Seasonally Friendly


There is something particularly enjoyable about running on a cold crisp morning. Even better is that by November all the tourists have completed their goal races and gone into running hibernation. Leaving only the more hardy year rounders. My favorite trait of these men and women of winter is that they are invariably friendly, happy to see other runners and at the very least exchange a wry smile as they pass you ascending a hill as they cruise down. This is in contrast to the ‘tourist’, this single race Grinch with his crisp running gear and mandatory iPod, treats every trail as his own, this generally leads to a lot less trail pleasantries. It can make a long bustling training run pretty lonely when these are the people you are passing.

The first weekend in November brought with it the perfect running weather sunny but cold. Heather was going to get the chance to enjoy it on the Sunday when she ran the Road 2 Hope. However I hadn’t signed up for the race so decided to take myself out for a nice long training run, taking in a few new off-shoots to our usual route. Needless to say I got lost but that is just part of the fun. As I was returning my geographic location to one more likely to deliver me home, I started to notice just how friendly everyone had been this morning. Even the non-runners seemed to be going out of their way to give smiles and waves. As I cut through the Don Valley Brickworks it was a veritable sea of cheer. Buoyed by all the good vibes I got a little extra spring in my step and turned on the taps for the last 8 or so kms.  Wow what a friendly bunch of people this morning, unless there was another reason for the smiles, maybe they were smirks and maybe the mornings I heard were stifled laughs …..

Trying to grow my own ultra stache!

The car of guys that drove by just as I turned for home confirmed which it was as they shouted nice stache.

Whilst Movemeber is a great cause it is also a cruel itchy mistress.


Fat Ass Trail Race Report


This weekend we ran our last race of the season, the Fat Ass Trail Race in Batawa.  I was immediately drawn to this race because of its name and also because I love to shop at the store that the race director owns.  The race offers distances of 7.5km, 10km, 17.5km, and 25km.  First prize goes to whoever can predict their time! Also prizes for dirtiest, most lost, and last.

Fat Ass bib

Now I know this was a lot to ask of my body after the marathon so I opted for the 7.5km and planned to run easy and just enjoy…yeah right.

After a tiny bit of start line confusion Dan was off as he had predicted his finishing time of 42 mins.  Me, I predicted 1:13:29??? I have no idea why I did this, clearly I thought I’d still be dead from the previous weeks race.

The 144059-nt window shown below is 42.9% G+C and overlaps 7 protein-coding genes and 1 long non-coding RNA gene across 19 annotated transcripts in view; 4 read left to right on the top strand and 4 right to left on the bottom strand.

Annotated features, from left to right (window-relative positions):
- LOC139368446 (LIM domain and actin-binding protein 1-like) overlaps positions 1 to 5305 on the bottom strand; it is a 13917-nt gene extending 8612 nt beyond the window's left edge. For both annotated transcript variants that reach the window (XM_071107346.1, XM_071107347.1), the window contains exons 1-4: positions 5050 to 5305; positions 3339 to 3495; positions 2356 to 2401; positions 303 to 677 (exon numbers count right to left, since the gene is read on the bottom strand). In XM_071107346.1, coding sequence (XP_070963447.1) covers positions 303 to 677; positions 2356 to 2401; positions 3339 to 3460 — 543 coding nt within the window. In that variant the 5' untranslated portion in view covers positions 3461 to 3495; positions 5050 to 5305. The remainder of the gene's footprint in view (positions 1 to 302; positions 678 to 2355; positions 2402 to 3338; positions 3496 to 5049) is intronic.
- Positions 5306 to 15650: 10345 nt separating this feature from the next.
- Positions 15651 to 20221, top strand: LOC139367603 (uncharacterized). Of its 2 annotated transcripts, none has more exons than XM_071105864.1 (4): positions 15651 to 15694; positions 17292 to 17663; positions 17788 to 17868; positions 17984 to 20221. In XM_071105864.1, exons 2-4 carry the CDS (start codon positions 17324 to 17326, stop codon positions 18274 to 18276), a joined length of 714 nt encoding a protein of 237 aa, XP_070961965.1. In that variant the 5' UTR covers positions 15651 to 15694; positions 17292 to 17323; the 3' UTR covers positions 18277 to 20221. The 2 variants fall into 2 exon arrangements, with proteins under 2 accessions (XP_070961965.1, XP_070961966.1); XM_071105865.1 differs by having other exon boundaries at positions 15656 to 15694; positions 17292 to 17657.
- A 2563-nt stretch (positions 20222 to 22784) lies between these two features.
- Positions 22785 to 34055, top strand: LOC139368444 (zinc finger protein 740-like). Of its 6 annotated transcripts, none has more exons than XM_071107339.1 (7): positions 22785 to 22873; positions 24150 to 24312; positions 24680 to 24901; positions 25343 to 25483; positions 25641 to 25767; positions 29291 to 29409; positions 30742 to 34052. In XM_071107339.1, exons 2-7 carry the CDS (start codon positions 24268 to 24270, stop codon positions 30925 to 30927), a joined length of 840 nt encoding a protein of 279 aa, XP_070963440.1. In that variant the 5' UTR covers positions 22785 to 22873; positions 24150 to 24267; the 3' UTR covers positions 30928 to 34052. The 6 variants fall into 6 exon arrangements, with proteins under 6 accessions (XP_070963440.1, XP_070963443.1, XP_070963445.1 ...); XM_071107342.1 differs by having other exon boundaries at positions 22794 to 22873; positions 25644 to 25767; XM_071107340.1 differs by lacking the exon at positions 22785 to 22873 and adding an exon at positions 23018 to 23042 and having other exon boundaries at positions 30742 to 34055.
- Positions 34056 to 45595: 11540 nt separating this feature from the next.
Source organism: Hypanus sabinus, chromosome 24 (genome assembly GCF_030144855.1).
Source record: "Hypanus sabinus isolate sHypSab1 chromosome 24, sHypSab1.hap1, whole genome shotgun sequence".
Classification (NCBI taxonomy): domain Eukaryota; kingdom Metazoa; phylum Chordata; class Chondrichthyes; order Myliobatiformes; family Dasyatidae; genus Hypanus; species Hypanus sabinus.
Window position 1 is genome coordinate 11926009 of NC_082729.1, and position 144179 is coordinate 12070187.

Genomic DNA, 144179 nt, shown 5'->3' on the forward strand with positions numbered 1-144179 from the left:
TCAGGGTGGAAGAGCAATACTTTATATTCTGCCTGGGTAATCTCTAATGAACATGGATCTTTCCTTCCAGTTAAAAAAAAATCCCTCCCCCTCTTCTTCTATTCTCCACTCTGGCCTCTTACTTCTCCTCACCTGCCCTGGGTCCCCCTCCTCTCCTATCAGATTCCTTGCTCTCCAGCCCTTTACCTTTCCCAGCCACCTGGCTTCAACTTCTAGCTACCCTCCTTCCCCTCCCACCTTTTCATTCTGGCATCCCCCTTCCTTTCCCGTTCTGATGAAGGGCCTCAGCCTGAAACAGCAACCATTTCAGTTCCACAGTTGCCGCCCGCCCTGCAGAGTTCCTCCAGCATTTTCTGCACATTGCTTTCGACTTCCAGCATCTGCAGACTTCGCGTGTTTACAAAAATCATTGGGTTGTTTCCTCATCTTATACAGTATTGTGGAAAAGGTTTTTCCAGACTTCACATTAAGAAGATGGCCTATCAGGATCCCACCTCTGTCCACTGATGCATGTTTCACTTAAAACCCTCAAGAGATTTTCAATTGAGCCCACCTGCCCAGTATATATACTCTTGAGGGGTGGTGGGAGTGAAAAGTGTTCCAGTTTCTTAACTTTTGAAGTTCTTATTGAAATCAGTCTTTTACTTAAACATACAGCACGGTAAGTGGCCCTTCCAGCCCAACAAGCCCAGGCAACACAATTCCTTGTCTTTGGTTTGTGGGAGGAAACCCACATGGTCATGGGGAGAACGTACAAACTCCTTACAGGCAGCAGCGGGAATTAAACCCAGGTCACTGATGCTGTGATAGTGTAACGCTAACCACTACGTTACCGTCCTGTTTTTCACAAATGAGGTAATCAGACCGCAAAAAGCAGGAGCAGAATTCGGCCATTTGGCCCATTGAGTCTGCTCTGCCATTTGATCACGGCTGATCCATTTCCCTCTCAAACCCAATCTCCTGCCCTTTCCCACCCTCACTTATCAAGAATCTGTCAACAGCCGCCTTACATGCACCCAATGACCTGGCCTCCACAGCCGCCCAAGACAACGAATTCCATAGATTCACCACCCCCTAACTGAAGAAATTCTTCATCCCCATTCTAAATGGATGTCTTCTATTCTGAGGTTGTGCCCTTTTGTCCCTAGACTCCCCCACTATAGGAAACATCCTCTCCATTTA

Start line chaos.

Originally I was going to run this with Big Sister, but then Big Sister’s Hubby signed up so I was off the hook.  I tried to start out with them, but then the klaxon sounded and that was it, in my head I was going slow, but I was passing people, oh well.  The course leads down the road where you loop around and head back to the ski hill, where the fun begins!  Since I was a mountain goat in a former life I picked off lots people running up the ski run, mainly because they were not. Then the course flattens for a bit only to plunge down the backside of the ski hill, I passed a few more people.  I have to admit that the down was a little daunting as the trail was covered with leaves, but after all my other falls this summer, I’ve lost that “fear of falling” and that just makes you go.  Once at the bottom we flattened out again and that’s when I saw the back of a figure I know, yup I was catching Dan.   Of course I assumed that something was wrong with him because I was enjoying my nice easy run. When I finally caught up to him it turned out he was struggling, you see we spent the previous night at Big Sister’s house with two cats, Dan is allergic, in that annoying wheezing way.  It doesn’t help that the one cat seems to sense when he’s not wanted and kept leaping on Dan and trying to get into our room to smother Dan in his sleep.  I told Dan I would try to pace him to his 42 mins, we weren’t doing too bad.  The weather was un-expectantly warm so I was happy to see an aid station around 4km.  The course was far more technical than we expected with lots of low hanging branches (not so good for Dan) so we didn’t gain as much speed on the flats as I thought we would, and although it was flat there were lot’s of fallen trees to hurdle.  (Big Sister’s Hubby misjudged one and ended with a pretty knee gash, but at least he remained up right!)  The end has you climb back up the backside of the ski hill and then you get to run down the front to the finish.  By the time we hit the hill Dan’s wheezing was winning and he had to walk, being the nice wife that I am waited for him at the top chatting to Alex, who had come to cheer us on.  I should note that a few people got by us at this point, including a woman who later thanked me for pacing her for most of the race, she won her age group, we happened to be in the same age group.  Anyway…Dan and I ran down the hill and crossed the finish line hand in hand in 44:53.